Healthcare professionals reaching rural/remote areas to assess their oral health has been challenging due to very long travel time, and financial problem. Although unaided face-to-face screening has remained the gold standard approach for the oral screening. This method is inadequate for large epidemiological surveys as it requires much economic and human resources. Searching for an affordable and viable alternative that can expedite the diagnosis of oral diseases among the rural population while maintaining a good level of diagnostic accuracy is mandatory. Hence, a realistic solution to acknowledge this hurdle is mobile teledentistry. Teledentistry is a combination of telecommunication and dental care. The term was first used by Cook in 1997 he defined teledentistry as the practice of using video- conferencing technologies to advice the treatment based on diagnosis over a distance. Mobile teledentistry is a subset of telemedicine that incorporates cellular phone technology and store-and-forward telemedicine into oral care services. The origin of teledentistry may be accredited to the US Army's Total Dental Access Project, a military assignment of the United States Army (1994) that aimed to impart dental education and improve patient care. It is an effective method for partial or complete management for the people who are located far away from the reach of health centers or dental professionals. Teleconsultation through teledentistry can take place in either of the following way-“Real Time Consultation” and “Store and Forward Method.” Few other techniques explored in the literature were “Remote Monitoring Method” or “Near Real Time consultation” (Birnbach, 2000). Real-time consultation uses video conferencing where dental professionals and patients communicate from a distinct locations. Store-and-Forward Method involves the exchange of clinical information, static images for consultation and treatment planning.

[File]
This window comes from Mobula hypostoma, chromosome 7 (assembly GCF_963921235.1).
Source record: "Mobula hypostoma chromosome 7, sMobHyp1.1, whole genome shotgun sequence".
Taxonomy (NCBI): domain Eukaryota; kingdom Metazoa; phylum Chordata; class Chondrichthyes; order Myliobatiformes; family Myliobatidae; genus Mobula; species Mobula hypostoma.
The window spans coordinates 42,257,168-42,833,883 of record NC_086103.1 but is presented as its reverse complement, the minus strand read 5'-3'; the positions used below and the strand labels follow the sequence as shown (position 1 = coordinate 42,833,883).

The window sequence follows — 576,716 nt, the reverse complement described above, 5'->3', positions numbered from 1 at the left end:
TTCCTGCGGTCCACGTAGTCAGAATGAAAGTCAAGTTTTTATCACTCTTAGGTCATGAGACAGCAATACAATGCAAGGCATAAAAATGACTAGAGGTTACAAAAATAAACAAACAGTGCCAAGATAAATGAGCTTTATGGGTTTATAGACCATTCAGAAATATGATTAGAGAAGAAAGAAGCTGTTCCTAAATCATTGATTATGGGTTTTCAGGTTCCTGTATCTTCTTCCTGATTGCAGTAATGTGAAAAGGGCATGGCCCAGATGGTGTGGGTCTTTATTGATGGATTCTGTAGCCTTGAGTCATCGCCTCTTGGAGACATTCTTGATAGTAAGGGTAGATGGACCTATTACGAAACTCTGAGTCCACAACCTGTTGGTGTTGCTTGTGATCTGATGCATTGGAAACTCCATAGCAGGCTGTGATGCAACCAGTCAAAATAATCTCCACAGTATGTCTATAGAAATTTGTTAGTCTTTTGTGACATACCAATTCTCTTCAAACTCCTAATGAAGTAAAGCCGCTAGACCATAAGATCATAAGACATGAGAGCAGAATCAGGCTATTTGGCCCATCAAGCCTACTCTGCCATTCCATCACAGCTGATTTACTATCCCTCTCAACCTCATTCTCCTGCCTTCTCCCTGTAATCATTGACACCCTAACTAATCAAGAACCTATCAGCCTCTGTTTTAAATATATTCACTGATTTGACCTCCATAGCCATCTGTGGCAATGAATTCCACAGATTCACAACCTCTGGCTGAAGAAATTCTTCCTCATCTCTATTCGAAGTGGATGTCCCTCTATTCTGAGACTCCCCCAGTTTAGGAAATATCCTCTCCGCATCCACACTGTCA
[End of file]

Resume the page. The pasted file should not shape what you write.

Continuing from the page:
Mobile teledentistry is a proportion of telemedicine that includes mobile phone technology and store-and-forward telemedicine which can be incorporated into oral health-care services. All mobile smartphones have built-in camera, mobile connectivity and are readily attainable at even low cost. These technologies can be combined to create an effective teledentistry screening alternative. Eventhough dental photography becoming an integral part of daily dental practice, its rarely been used for diagnosis, consultation or referral in routine practice. Recent documentation denotes that the diagnostic effect of photographic methods in the detection of oral diseases is commensurate to the traditional face-to-face approach.